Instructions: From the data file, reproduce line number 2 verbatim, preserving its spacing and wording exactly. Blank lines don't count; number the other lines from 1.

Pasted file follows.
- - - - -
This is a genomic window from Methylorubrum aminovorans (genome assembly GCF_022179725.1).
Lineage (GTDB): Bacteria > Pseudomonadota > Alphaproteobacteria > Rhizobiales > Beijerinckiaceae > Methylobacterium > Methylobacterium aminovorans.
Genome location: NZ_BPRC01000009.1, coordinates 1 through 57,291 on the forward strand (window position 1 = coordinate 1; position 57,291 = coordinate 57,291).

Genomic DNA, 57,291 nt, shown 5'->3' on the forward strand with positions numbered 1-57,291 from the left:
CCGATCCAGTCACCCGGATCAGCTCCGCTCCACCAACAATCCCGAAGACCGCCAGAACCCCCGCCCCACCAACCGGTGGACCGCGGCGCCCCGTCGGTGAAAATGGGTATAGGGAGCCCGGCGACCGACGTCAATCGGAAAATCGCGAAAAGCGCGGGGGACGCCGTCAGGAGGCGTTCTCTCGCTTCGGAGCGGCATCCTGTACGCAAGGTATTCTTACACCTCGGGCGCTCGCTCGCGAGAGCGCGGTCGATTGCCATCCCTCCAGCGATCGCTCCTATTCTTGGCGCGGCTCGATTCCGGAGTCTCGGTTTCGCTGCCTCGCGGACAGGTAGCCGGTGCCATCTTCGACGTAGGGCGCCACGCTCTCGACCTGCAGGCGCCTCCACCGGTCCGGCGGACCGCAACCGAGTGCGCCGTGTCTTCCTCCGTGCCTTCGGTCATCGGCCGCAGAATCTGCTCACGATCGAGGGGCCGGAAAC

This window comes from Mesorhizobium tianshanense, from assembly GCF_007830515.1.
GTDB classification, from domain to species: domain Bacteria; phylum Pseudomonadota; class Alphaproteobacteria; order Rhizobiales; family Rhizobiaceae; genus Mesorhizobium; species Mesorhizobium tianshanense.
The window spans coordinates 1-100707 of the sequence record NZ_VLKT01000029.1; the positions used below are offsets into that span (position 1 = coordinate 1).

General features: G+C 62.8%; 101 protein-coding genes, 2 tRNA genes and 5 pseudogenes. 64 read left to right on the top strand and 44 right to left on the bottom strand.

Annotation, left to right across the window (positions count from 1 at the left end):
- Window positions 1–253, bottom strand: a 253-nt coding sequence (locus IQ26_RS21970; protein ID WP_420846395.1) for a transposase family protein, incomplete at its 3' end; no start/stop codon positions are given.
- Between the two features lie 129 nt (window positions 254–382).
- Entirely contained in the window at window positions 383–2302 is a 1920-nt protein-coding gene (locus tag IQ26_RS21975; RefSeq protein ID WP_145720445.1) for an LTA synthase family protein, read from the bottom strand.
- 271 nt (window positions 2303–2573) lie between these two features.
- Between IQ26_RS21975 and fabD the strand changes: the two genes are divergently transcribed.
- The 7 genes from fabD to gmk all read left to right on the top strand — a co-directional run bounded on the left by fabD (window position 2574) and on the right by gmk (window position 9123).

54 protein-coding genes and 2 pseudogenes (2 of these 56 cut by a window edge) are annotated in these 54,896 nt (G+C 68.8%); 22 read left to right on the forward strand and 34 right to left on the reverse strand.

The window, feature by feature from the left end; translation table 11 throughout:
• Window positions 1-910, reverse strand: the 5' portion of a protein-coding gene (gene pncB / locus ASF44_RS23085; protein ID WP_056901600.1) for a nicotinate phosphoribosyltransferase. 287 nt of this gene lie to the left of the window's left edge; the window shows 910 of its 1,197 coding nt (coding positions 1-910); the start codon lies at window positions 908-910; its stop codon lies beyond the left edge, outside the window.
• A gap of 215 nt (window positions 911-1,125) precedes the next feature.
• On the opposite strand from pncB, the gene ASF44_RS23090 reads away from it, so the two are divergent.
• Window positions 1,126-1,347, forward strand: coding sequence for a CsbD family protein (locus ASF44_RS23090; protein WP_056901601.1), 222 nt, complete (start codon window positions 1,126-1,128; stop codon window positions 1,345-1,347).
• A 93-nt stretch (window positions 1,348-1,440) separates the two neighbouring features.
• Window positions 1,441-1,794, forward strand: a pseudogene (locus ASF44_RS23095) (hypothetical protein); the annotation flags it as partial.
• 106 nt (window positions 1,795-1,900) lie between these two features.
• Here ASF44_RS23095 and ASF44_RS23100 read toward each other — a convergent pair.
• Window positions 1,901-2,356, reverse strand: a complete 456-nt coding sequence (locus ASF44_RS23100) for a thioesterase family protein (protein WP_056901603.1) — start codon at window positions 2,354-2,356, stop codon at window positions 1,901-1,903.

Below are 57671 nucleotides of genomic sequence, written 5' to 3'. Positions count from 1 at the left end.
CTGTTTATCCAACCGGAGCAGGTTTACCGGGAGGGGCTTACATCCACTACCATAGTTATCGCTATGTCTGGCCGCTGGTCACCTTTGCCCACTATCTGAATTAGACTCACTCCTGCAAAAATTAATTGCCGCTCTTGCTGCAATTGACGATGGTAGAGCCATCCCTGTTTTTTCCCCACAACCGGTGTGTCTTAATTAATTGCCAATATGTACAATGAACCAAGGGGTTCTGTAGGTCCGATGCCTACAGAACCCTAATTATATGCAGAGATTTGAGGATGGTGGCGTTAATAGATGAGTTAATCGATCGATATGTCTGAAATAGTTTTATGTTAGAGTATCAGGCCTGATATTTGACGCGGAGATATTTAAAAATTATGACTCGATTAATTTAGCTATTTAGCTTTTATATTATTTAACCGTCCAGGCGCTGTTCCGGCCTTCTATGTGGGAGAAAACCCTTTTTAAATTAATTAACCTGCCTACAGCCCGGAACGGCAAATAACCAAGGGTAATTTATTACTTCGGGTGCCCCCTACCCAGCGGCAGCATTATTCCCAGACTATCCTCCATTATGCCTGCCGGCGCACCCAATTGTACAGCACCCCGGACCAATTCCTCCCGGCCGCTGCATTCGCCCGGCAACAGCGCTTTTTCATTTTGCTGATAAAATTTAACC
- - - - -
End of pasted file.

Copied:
Lineage (GTDB): Bacteria > Pseudomonadota > Alphaproteobacteria > Rhizobiales > Beijerinckiaceae > Methylobacterium > Methylobacterium aminovorans.